Marwencol (Malmberg, 2010)
Documentaries about visual art (or artists) are hard to do well. They require an artist’s eye to capture the art itself and a director’s sensibility to fashion the material into a film rather than just a flickering catalog of the work. This may be one reason why some of the most memorable ones–My Kid Could Paint That, Herb and Dorothy–are as much about the people as they are about the art.
Marwencol, though, is a little bit different. The artist’s work is his life.Oh, I don’t mean that in a performance art, Borat kind of way, nor in a generic post-Freudian “all art is autobiographical” sort of way. Marwencol is Mark Hogankamp’s alternate reality. A place in which he places himself and members of circle of acquaintances, in doll form, so that he can reenact and reform many of the traumatic episodes of his life.
The central episode, the trauma that has dominated and shaped Mark’s subsequent life, is when he was attacked outside a bar in Kingston, New York. The assault left Hogankamp in a coma for nine days; his beating was so severe that his own mother did not recognize him. It also left him with brain damage and physical injuries.
Are artists born or made? When relating why he began his project, Mark says he knew he had to find a way to preserve and recapture his “imagination.” How many of us, faced with the physical, emotional, and financial problems that Hogankamp had staring him in the face would instinctively feel that the most important thing for our recovery was protecting, nurturing, and reclaiming the imagination?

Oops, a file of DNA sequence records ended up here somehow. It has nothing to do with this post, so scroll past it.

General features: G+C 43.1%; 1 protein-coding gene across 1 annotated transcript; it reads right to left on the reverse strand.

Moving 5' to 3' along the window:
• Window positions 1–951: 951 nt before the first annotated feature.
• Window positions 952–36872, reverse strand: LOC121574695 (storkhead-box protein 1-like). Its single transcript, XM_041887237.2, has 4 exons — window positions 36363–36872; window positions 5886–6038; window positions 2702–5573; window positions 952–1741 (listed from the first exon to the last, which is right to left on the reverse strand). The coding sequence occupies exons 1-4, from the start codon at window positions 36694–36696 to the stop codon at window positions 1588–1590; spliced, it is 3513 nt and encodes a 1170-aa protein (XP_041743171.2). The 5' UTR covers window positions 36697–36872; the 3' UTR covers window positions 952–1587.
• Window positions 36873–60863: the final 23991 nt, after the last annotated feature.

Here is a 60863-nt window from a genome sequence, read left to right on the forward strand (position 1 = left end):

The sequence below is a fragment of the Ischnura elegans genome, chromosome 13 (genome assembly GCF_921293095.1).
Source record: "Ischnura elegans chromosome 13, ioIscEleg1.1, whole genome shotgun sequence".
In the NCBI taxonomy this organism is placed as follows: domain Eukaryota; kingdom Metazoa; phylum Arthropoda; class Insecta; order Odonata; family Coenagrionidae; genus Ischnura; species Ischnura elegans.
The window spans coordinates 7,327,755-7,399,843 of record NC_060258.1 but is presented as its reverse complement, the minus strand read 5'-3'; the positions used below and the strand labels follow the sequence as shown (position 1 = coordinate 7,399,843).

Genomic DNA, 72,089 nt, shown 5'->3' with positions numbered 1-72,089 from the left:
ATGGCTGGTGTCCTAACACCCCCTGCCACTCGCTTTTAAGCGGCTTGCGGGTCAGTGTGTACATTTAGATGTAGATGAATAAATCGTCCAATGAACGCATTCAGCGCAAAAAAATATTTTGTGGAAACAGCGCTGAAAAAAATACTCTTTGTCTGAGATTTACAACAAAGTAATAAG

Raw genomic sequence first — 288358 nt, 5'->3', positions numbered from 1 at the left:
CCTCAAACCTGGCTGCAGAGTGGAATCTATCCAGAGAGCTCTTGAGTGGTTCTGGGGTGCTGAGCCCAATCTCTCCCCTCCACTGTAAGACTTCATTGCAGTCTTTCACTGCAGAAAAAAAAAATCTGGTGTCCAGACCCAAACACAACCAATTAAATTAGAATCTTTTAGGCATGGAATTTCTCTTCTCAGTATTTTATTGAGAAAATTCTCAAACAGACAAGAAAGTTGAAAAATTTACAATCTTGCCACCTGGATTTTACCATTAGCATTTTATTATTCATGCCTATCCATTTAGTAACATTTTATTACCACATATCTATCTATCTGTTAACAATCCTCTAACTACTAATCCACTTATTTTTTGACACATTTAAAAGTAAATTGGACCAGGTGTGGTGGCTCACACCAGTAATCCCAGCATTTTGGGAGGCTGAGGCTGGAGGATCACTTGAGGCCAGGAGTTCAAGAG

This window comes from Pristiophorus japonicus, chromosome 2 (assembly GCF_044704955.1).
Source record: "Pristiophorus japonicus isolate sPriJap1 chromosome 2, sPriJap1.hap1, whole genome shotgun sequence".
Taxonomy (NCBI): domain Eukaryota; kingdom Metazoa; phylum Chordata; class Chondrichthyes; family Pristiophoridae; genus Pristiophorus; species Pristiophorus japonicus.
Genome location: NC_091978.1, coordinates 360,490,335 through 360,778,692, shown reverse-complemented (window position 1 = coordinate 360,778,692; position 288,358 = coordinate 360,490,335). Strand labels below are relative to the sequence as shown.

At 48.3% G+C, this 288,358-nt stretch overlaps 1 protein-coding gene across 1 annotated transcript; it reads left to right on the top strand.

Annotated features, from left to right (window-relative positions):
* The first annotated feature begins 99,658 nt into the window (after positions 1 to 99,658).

Marwencol is a fascinating blend of two different genres, the artist documentary and the therapy film, with Mark acting as his own therapist–probing and prodding and–this is key for me–moving towards an end. So much of contemporary art is simply about “expressing oneself,” but that expression is treated as an end in itself. The art is never just that for Mark, and because we see that and understand it, we have a greater investment in his response to a potential New York show than simply whether or not he will be a professional success.
The art as therapy enhances the interest, but it wouldn’t be enough to carry the film if the art itself wasn’t compelling. I very much concur with the opinion offered in the film that there is so little contemporary art, particularly dealing with miniatures, that isn’t suffused in postmodern, cynical irony. (The lack of irony as a key selling point is also a big thematic point in My Kid Could Paint That for explaining the popularity of Marla’s art.)
Above all, though, Marwencol is a reminder of the potential for greatness from places we would least expect it. How the people we pass walking the side of the road, that we look through or look away from often have within them the power to teach, move, and inspire us.